First of all, 3D scanners collect data with the help of laser scanning. The object to be 3D scanned is placed on a bed that serves as a spatial reference for the digitizer. With the use of specialized software, the probe of the scanner is moved around the object, capturing the details of the object’s surface. The probe projects a laser beam onto the object’s surface, which is recaptured by two camera sensors. The camera sensors keep track of changing distance and shape of the reflected laser beam along three dimensions as the probe moves around the object.
The result of a 3D scan is a collection of millions of points called a point cloud. The point cloud is a raw 3D representation of the object’s shape. A 3D scanner usually captures up to 750,000 points every second with a high precision of around +/-0.0005 percent.
The point cloud is stored as a computer file. The file is then merged and processed with the help of specialized software to create a digital CAD model. Sometimes, the created CAD model may be compared with a user-designed 3D model to deliver a color map deviation report. The report is a PDF detailing the differences between the scanned and expected CAD models.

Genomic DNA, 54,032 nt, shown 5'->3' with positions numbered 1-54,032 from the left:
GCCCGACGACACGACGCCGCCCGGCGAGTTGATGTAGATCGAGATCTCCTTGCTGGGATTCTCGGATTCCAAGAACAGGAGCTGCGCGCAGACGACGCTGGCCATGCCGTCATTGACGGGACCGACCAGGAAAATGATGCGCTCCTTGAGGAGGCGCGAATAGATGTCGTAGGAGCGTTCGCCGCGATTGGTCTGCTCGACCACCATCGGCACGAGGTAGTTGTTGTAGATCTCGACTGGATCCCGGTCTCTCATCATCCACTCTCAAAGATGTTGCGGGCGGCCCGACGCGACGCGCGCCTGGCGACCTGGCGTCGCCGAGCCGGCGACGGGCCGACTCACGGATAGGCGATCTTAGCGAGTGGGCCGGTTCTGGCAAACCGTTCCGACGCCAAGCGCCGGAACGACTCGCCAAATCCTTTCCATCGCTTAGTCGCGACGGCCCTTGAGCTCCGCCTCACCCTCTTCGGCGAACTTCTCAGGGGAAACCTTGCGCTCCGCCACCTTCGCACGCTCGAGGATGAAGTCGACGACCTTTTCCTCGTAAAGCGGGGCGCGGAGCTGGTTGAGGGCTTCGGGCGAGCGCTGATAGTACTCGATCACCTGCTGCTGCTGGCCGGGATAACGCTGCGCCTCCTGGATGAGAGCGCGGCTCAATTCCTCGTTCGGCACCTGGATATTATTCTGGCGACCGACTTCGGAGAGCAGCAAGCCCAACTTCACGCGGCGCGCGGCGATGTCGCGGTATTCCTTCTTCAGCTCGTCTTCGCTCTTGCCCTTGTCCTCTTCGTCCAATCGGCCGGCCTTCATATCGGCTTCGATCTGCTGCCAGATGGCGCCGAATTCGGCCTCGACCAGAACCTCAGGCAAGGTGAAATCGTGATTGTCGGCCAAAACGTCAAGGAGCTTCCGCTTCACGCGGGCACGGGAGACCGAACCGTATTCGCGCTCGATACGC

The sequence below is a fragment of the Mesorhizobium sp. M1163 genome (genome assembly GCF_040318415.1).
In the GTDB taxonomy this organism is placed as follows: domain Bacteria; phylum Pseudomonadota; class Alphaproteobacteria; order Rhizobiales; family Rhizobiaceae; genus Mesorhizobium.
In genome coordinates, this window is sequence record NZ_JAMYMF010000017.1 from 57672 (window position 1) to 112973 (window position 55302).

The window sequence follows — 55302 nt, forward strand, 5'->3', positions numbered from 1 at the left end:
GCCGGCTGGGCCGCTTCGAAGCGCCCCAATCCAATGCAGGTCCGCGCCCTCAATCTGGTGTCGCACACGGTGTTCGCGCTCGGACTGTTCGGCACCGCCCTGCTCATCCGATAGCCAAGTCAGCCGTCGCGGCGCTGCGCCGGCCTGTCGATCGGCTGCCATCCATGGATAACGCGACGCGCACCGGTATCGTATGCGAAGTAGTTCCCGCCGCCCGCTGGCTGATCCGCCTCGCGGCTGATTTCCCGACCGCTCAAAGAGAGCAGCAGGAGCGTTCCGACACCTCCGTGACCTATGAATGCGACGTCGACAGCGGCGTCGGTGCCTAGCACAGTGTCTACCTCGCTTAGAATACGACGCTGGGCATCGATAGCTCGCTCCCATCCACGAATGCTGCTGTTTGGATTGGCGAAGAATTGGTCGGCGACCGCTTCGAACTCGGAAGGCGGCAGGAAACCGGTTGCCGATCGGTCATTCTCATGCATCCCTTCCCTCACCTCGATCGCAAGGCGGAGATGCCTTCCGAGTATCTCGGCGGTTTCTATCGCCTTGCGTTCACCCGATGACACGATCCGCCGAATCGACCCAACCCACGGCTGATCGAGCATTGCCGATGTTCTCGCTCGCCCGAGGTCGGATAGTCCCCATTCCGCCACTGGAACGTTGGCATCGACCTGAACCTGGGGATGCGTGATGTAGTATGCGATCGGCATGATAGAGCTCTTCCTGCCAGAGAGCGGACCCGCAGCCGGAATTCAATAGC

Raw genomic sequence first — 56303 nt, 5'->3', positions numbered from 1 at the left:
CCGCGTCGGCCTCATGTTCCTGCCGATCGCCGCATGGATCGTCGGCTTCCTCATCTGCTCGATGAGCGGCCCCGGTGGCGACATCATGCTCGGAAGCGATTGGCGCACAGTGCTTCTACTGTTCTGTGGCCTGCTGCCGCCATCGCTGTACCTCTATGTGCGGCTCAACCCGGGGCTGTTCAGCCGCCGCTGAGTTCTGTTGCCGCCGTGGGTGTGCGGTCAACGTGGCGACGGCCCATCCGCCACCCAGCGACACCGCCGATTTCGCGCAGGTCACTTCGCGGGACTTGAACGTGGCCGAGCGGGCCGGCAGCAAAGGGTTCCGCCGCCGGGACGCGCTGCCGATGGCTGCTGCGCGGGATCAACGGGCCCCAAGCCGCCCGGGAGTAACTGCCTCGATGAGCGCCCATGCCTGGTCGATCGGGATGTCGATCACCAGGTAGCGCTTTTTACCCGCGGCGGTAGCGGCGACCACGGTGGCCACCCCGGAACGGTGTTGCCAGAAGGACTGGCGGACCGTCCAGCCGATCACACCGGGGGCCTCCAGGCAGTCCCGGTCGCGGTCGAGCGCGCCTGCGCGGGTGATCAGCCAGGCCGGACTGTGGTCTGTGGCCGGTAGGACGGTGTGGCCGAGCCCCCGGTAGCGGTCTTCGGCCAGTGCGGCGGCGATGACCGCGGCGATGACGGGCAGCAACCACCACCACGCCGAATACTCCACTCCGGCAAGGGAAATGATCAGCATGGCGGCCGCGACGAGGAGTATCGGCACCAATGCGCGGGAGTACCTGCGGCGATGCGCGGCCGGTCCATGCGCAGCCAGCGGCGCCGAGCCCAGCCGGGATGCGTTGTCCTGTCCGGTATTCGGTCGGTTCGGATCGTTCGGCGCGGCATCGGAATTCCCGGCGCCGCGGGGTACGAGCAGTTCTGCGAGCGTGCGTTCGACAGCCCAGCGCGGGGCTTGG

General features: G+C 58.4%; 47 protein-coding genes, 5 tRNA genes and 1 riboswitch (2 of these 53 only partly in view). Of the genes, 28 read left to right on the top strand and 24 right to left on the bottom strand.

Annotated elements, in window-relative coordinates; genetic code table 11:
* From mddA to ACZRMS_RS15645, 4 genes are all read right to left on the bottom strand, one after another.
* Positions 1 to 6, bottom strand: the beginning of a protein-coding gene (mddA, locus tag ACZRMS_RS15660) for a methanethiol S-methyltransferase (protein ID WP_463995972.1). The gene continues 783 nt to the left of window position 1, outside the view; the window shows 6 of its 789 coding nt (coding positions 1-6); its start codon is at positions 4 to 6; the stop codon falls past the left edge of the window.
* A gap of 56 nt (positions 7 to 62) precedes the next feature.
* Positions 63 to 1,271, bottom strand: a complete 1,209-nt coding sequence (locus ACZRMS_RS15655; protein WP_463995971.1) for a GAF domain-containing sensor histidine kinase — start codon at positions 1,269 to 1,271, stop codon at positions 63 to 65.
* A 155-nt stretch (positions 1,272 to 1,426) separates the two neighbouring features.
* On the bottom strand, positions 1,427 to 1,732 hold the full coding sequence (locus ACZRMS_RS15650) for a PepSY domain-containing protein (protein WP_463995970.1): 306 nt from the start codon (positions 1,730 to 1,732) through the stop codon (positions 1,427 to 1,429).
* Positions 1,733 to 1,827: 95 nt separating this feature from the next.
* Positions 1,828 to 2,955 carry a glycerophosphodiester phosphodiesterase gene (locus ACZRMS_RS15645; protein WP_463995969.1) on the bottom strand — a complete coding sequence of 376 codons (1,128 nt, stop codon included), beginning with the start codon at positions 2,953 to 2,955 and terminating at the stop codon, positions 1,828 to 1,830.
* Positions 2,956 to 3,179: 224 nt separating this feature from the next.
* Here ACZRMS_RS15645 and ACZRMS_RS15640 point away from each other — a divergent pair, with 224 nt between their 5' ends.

Finally, the scanned model is processed and refined to generate a surface model or a solid 3D model per the application. The post-scan processing of the scanned model is usually the subject of the specific use case. There are many different types of 3D scanners based on their technology. Irrespective of the scanning technology, the working of 3D scanners is all the same.
Applications of 3D scanning
3D scanners are no more restricted to spacecraft or military production. 3D scanning is now a technology widely used in several verticals, including home fun and hobby projects. Some of the notable applications of 3D scanners are following.
Hobbyist 3D printing: Handheld and desktop 3D scanners are useful in recreating household items, repairs, miniatures, toys, and other hobby projects.
Dental: 3D scanning is used for custom crown design and bespoke implants to meet our specific requirements of dental patients.
Medical: 3D scanning is used in several medical applications, including orthopedics, plastic surgery, and prosthetics. The scanning is also in use for designing mobility aids and wheelchair accessories. It is also now used to create realistic dummies for medical practice.